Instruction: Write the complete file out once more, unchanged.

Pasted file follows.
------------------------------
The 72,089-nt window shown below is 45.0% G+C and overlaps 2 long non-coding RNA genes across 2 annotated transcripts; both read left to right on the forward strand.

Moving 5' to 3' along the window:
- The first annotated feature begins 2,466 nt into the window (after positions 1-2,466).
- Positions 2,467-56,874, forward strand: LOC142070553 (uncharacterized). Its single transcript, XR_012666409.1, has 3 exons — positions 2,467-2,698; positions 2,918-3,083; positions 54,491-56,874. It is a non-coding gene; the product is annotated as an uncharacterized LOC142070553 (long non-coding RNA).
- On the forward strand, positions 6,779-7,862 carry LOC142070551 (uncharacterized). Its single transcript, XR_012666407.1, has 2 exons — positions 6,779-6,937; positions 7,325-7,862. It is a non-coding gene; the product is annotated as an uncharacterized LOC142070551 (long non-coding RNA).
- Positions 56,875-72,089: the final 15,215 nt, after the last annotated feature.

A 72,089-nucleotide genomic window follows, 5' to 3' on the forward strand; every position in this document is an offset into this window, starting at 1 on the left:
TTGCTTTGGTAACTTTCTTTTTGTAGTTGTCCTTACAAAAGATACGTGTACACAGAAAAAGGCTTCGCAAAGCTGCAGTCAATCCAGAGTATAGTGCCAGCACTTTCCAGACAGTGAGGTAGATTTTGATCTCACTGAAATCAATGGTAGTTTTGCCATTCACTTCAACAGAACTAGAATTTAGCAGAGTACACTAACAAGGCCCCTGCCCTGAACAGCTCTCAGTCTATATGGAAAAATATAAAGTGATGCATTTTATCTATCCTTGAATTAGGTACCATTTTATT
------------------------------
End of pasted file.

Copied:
The 72,089-nt window shown below is 45.0% G+C and overlaps 2 long non-coding RNA genes across 2 annotated transcripts; both read left to right on the forward strand.

Moving 5' to 3' along the window:
- The first annotated feature begins 2,466 nt into the window (after positions 1-2,466).
- Positions 2,467-56,874, forward strand: LOC142070553 (uncharacterized). Its single transcript, XR_012666409.1, has 3 exons — positions 2,467-2,698; positions 2,918-3,083; positions 54,491-56,874. It is a non-coding gene; the product is annotated as an uncharacterized LOC142070553 (long non-coding RNA).
- On the forward strand, positions 6,779-7,862 carry LOC142070551 (uncharacterized). Its single transcript, XR_012666407.1, has 2 exons — positions 6,779-6,937; positions 7,325-7,862. It is a non-coding gene; the product is annotated as an uncharacterized LOC142070551 (long non-coding RNA).
- Positions 56,875-72,089: the final 15,215 nt, after the last annotated feature.

A 72,089-nucleotide genomic window follows, 5' to 3' on the forward strand; every position in this document is an offset into this window, starting at 1 on the left:
TTGCTTTGGTAACTTTCTTTTTGTAGTTGTCCTTACAAAAGATACGTGTACACAGAAAAAGGCTTCGCAAAGCTGCAGTCAATCCAGAGTATAGTGCCAGCACTTTCCAGACAGTGAGGTAGATTTTGATCTCACTGAAATCAATGGTAGTTTTGCCATTCACTTCAACAGAACTAGAATTTAGCAGAGTACACTAACAAGGCCCCTGCCCTGAACAGCTCTCAGTCTATATGGAAAAATATAAAGTGATGCATTTTATCTATCCTTGAATTAGGTACCATTTTATT